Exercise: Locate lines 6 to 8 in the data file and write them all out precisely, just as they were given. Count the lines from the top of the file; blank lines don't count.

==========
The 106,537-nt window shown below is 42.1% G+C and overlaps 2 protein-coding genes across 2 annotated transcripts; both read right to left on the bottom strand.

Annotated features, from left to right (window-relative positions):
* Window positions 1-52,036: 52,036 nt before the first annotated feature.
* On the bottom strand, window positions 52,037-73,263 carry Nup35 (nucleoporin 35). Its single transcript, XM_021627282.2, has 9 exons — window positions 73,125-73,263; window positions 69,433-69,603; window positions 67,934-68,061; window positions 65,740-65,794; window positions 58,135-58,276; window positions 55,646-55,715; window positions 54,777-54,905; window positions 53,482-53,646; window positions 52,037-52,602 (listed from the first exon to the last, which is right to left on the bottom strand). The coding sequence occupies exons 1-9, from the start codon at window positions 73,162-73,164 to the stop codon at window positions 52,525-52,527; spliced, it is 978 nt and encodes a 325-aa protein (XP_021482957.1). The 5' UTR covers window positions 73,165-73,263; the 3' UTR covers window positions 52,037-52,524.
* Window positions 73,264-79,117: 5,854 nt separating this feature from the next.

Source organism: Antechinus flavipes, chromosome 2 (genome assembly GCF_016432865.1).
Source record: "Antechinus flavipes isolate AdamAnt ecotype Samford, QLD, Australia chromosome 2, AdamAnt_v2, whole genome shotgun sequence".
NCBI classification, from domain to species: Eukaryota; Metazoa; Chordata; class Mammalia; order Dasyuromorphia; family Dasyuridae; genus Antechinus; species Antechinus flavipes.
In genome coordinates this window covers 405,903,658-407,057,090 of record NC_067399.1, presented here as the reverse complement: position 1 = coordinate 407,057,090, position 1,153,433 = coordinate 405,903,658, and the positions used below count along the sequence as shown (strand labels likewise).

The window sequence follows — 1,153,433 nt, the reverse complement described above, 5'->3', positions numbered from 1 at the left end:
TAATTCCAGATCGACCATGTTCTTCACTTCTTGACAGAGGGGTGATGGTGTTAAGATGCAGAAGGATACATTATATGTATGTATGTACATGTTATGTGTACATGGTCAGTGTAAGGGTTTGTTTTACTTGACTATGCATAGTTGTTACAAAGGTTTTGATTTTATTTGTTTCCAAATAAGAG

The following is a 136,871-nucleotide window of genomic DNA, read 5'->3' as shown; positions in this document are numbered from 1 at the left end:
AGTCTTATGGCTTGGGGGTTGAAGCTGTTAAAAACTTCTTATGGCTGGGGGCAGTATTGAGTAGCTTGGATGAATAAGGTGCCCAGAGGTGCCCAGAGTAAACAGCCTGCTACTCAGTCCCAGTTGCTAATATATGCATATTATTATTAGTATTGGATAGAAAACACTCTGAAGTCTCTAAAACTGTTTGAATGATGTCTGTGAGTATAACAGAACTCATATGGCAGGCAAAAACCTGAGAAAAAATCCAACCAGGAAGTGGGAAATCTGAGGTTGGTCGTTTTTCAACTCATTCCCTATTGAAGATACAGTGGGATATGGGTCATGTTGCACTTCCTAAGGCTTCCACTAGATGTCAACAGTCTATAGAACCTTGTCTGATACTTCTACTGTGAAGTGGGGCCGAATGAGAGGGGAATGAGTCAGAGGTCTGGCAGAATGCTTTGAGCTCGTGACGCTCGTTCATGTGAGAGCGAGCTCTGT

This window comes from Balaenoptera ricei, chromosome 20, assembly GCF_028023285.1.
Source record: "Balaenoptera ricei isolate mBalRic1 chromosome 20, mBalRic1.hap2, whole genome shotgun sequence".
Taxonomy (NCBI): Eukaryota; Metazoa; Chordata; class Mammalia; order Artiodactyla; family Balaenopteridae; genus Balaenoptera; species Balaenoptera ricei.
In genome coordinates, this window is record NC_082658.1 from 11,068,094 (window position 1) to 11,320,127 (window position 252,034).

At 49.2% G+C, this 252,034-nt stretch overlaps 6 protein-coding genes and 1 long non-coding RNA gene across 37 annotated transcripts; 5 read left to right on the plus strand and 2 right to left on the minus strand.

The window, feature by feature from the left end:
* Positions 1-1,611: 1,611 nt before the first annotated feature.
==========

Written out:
Source organism: Antechinus flavipes, chromosome 2 (genome assembly GCF_016432865.1).
Source record: "Antechinus flavipes isolate AdamAnt ecotype Samford, QLD, Australia chromosome 2, AdamAnt_v2, whole genome shotgun sequence".
NCBI classification, from domain to species: Eukaryota; Metazoa; Chordata; class Mammalia; order Dasyuromorphia; family Dasyuridae; genus Antechinus; species Antechinus flavipes.